To sustain the health, diversity, and productivity of the Nation’s forests and grasslands to meet the needs of present and future generations.
At the heart of our agency’s mission is our purpose—the ultimate answer to why we do what we do. Everything we do—across our broad and diverse agency—is intended to help sustain forests and grasslands for present and future generations. Why? Because our stewardship work supports nature in sustaining life. This is the purpose that drives our agency’s mission and motivates our work across the agency. It’s been there from our agency’s very beginning, and it still drives us.
To advance our mission and serve our purpose, we balance the short and long-term needs of people and nature by—
- Working in collaboration with communities and our partners;
- Providing access to resources and experiences that promote economic, ecological, and social vitality; and
- Connecting people to the land and one another.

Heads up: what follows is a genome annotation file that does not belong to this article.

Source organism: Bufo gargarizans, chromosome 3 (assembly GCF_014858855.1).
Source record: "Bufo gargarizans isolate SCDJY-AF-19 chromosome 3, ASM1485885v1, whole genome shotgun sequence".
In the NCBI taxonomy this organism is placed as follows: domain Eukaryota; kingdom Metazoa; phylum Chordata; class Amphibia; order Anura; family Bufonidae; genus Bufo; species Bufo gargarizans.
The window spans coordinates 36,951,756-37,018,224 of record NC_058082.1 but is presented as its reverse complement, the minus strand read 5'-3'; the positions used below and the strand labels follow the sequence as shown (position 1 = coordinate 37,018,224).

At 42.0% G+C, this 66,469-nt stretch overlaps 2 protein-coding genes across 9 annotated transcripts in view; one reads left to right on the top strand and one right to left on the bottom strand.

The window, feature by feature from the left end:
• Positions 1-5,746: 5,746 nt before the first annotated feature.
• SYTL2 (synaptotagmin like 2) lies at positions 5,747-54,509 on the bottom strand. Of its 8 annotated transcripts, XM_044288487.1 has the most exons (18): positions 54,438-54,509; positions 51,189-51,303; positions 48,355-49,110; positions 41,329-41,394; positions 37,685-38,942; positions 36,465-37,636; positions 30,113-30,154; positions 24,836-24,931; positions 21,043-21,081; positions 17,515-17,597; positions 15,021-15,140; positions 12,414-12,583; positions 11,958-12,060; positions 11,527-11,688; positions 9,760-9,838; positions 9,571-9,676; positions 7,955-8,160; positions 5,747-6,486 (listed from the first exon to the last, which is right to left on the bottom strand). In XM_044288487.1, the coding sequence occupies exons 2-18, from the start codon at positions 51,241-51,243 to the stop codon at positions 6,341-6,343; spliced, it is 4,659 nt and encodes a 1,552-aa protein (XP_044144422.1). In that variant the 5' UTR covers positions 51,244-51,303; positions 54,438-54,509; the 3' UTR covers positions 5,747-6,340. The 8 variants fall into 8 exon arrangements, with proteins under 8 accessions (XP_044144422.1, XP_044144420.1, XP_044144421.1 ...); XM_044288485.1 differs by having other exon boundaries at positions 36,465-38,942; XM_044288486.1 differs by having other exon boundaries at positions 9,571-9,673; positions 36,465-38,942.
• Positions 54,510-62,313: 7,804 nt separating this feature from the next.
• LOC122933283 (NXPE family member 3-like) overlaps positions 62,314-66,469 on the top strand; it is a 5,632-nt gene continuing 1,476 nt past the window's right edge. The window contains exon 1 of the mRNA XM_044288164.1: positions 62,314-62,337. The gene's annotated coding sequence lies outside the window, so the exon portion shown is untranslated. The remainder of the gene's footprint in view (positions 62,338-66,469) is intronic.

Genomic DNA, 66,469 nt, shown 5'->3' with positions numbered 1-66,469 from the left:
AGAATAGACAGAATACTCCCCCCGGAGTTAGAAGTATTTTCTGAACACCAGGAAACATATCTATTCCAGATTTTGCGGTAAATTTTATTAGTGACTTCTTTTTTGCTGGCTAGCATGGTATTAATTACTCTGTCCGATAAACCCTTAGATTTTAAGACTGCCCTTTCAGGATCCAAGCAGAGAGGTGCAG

- Delivering world-class science, technology and land management.
This is our value: what the Forest Service uniquely has to offer.
Our agency’s values reflect the proud heritage of the Forest Service, expressed in the language of today’s workforce.
As employees of the Forest Service, we believe in—
- Service. To each other. To the American people. To the planet.
- Interdependence. Of all things. People and nature. Communities and colleagues. The past, present, and future.
- Conservation. Protection when necessary. Preservation when appropriate. Restoration, when needed, and wise management for multiple use and enjoyment always.
- Diversity. People and cultures. Perspectives and ideas. Experiences and ecosystems.
- Safety. In every way: physical, psychological, and social.
This Is Who We Are
Faces of the Forest
Our employees are some of the most interesting and dedicated people. Through Faces of the Forest you learn about our people, places and professions.
- We have employees who were recruited by the National Football League, earned a Purple Heart, or learned to love the land growing up as a Navajo.